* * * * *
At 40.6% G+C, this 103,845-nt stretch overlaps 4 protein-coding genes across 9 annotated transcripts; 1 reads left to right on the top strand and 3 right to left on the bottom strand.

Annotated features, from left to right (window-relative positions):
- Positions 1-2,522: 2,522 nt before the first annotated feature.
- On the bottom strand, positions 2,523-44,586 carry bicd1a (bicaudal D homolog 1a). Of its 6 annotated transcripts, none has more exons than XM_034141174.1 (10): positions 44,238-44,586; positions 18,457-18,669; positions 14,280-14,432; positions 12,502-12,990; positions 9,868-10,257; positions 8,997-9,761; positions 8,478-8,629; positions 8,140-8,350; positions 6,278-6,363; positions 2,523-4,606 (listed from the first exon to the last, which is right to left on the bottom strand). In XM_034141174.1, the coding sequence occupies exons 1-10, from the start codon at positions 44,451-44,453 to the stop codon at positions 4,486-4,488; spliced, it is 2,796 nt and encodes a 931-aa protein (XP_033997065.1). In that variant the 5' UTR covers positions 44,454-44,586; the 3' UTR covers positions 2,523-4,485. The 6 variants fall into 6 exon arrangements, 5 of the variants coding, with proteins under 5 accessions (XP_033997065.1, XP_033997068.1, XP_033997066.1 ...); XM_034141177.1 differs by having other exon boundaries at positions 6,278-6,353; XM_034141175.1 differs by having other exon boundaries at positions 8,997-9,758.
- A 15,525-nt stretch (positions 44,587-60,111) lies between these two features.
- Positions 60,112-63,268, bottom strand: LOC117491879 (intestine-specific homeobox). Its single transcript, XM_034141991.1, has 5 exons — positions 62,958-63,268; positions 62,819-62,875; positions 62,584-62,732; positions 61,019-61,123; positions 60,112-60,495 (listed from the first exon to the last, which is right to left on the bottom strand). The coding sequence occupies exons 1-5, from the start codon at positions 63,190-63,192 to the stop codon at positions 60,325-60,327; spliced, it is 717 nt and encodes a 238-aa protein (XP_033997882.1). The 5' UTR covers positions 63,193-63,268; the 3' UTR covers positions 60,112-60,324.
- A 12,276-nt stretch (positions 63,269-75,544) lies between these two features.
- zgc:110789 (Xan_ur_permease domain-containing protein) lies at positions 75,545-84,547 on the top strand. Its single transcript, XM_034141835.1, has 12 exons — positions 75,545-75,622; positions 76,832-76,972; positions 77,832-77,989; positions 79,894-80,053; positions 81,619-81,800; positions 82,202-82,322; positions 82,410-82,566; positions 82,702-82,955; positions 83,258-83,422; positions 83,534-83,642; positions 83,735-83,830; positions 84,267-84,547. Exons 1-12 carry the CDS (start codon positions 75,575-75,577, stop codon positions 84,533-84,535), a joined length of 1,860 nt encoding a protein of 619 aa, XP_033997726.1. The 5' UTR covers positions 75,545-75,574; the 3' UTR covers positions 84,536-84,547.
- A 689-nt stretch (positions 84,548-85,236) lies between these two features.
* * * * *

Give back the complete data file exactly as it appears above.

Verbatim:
At 40.6% G+C, this 103,845-nt stretch overlaps 4 protein-coding genes across 9 annotated transcripts; 1 reads left to right on the top strand and 3 right to left on the bottom strand.

Annotated features, from left to right (window-relative positions):
- Positions 1-2,522: 2,522 nt before the first annotated feature.
- On the bottom strand, positions 2,523-44,586 carry bicd1a (bicaudal D homolog 1a). Of its 6 annotated transcripts, none has more exons than XM_034141174.1 (10): positions 44,238-44,586; positions 18,457-18,669; positions 14,280-14,432; positions 12,502-12,990; positions 9,868-10,257; positions 8,997-9,761; positions 8,478-8,629; positions 8,140-8,350; positions 6,278-6,363; positions 2,523-4,606 (listed from the first exon to the last, which is right to left on the bottom strand). In XM_034141174.1, the coding sequence occupies exons 1-10, from the start codon at positions 44,451-44,453 to the stop codon at positions 4,486-4,488; spliced, it is 2,796 nt and encodes a 931-aa protein (XP_033997065.1). In that variant the 5' UTR covers positions 44,454-44,586; the 3' UTR covers positions 2,523-4,485. The 6 variants fall into 6 exon arrangements, 5 of the variants coding, with proteins under 5 accessions (XP_033997065.1, XP_033997068.1, XP_033997066.1 ...); XM_034141177.1 differs by having other exon boundaries at positions 6,278-6,353; XM_034141175.1 differs by having other exon boundaries at positions 8,997-9,758.
- A 15,525-nt stretch (positions 44,587-60,111) lies between these two features.
- Positions 60,112-63,268, bottom strand: LOC117491879 (intestine-specific homeobox). Its single transcript, XM_034141991.1, has 5 exons — positions 62,958-63,268; positions 62,819-62,875; positions 62,584-62,732; positions 61,019-61,123; positions 60,112-60,495 (listed from the first exon to the last, which is right to left on the bottom strand). The coding sequence occupies exons 1-5, from the start codon at positions 63,190-63,192 to the stop codon at positions 60,325-60,327; spliced, it is 717 nt and encodes a 238-aa protein (XP_033997882.1). The 5' UTR covers positions 63,193-63,268; the 3' UTR covers positions 60,112-60,324.
- A 12,276-nt stretch (positions 63,269-75,544) lies between these two features.
- zgc:110789 (Xan_ur_permease domain-containing protein) lies at positions 75,545-84,547 on the top strand. Its single transcript, XM_034141835.1, has 12 exons — positions 75,545-75,622; positions 76,832-76,972; positions 77,832-77,989; positions 79,894-80,053; positions 81,619-81,800; positions 82,202-82,322; positions 82,410-82,566; positions 82,702-82,955; positions 83,258-83,422; positions 83,534-83,642; positions 83,735-83,830; positions 84,267-84,547. Exons 1-12 carry the CDS (start codon positions 75,575-75,577, stop codon positions 84,533-84,535), a joined length of 1,860 nt encoding a protein of 619 aa, XP_033997726.1. The 5' UTR covers positions 75,545-75,574; the 3' UTR covers positions 84,536-84,547.
- A 689-nt stretch (positions 84,548-85,236) lies between these two features.